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Gerard Piqué insists that, despite back-to-back defeats, talk of FC Barcelona being at the "end of an era" is premature and hopes to prove as much in Tuesday's UEFA Champions League semi-final second leg against Chelsea FC.
Following Barcelona's loss to Real Madrid CF on Saturday night there have been suggestions that Josep Guardiola's side are not the force they once were. Madrid's 2-1 victory at the Camp Nou moved the capital club seven points clear of their fierce rivals at the top of the Liga and with Barcelona also trailing Chelsea 1-0 in their UEFA Champions League semi-final, the prospect of the Azulgrana losing both their domestic and European titles is becoming a source of some concern.
Piqué, however, dismissed the notion that Barcelona had become also-rans overnight. "It's easy to say it's the end of a cycle," said the Spanish international. "A team that has won so many titles deserves more credit. It's easy to say [it's the end] but we have won lots of titles so we deserve a little more respect."
As Barcelona seek the win that will keep them in the competition, Piqué added that there is no question of doubts creeping in. "I don't think any of our supporters doubt this team," he said. "We have given a lot and people recognise that we can lose a match because our opponents are very good, but I am sure the Camp Nou will be full and everyone will be behind the team. Culé fans do have a pessimistic tradition, but we have a great chance to qualify for another final and we have to prize this precious moment."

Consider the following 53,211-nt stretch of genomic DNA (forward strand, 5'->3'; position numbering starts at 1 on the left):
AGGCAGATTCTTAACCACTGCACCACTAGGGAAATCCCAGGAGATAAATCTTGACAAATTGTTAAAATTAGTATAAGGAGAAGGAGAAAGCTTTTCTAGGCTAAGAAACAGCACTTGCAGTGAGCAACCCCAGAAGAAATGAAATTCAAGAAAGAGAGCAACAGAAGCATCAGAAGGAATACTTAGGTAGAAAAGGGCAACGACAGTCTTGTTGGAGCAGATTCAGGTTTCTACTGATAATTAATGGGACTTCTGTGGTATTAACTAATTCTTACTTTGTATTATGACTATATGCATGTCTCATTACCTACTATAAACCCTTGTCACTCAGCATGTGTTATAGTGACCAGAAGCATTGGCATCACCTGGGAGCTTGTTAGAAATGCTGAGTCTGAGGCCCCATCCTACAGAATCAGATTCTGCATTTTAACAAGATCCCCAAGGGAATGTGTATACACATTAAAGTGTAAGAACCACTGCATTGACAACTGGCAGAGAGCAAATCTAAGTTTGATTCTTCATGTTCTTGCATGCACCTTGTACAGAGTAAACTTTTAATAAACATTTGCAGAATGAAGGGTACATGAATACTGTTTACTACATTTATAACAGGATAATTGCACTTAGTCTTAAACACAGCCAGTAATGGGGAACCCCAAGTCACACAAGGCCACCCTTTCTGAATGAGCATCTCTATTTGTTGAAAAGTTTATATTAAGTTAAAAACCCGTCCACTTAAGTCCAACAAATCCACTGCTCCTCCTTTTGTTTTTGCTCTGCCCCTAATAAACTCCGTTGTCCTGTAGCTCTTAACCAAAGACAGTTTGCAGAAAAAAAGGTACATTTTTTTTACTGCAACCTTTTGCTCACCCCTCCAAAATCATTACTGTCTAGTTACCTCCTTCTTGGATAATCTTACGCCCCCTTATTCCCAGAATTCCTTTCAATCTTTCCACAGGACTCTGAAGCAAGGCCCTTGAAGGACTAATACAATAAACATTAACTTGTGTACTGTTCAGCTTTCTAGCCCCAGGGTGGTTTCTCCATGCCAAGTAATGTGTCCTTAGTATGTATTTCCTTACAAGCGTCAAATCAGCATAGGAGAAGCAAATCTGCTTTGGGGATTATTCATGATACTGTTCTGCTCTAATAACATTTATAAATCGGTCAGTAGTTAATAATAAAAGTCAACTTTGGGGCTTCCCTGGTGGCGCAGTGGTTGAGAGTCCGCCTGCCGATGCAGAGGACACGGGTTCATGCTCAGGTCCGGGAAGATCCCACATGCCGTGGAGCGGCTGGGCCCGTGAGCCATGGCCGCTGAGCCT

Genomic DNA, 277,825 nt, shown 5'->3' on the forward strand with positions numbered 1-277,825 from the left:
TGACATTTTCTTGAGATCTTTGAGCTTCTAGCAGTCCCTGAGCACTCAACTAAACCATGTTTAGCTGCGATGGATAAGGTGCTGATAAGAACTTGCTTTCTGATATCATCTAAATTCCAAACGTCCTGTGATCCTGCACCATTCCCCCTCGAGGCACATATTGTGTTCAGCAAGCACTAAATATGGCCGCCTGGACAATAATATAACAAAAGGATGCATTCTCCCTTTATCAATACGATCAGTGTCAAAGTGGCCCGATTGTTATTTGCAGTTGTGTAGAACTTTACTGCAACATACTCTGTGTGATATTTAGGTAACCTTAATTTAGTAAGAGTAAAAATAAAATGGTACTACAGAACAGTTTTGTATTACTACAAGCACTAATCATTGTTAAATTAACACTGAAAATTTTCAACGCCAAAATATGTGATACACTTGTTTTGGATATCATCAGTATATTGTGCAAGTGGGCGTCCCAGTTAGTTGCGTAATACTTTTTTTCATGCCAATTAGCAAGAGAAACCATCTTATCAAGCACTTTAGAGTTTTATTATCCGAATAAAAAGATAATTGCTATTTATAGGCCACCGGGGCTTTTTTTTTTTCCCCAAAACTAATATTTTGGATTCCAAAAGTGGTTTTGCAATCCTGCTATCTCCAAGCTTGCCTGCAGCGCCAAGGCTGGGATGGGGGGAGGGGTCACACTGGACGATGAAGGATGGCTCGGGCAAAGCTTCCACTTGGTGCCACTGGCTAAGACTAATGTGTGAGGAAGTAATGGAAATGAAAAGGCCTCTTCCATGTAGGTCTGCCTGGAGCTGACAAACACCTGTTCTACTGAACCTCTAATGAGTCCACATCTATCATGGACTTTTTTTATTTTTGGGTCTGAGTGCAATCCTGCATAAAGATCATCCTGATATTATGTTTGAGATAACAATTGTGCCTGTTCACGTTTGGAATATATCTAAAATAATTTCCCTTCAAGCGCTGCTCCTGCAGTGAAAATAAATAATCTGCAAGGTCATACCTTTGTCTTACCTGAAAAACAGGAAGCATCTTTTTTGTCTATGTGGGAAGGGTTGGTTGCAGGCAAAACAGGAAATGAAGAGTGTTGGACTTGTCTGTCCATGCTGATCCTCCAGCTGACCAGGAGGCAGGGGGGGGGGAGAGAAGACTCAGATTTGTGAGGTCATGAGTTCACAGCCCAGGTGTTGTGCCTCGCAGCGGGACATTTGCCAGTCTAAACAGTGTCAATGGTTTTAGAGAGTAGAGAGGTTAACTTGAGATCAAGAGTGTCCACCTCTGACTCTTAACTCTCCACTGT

Should he face the Blues, Piqué will appreciate the opportunity more than most. The 25-year-old has made just 16 league and four UEFA Champions League starts this term, but he insists it is the club's fate – rather than his own – that concerns him most.
"I'm a Barcelona fan first and foremost," he explained. "Whether I play or not is not the big issue.
I was born in the stadium, my grandfather made me a club member when I was born, so it's not important if I play or not. All I want is for the team to win and to reach the final."
For that to happen the holders may need to find a way of stopping Didier Drogba, whose first-leg strike separates the sides, and Piqué's physical attributes make him ideally suited. "I have faced Drogba many times," said the former Manchester United FC centre-back, who was an unused substitute at Stamford Bridge last week. "The last one I remember was in the 2009 semi-final. He's one of the best strikers I have seen. He's at a great level because it isn't easy to score and he's been doing it for many years. He'll be a tough opponent if I face him.
"We have to be ourselves, have to control 90 minutes with the ball and in the end we will have our chances. I don't know if we'll score but we do need to create opportunities.
If we have 70% possession and control the game then we have a great chance to qualify. But Chelsea are very strong, very competitive and it's always difficult to face players like [Frank] Lampard and Drogba – they know what they're doing." Then again, after reaching two of the last three finals, so do Barcelona.
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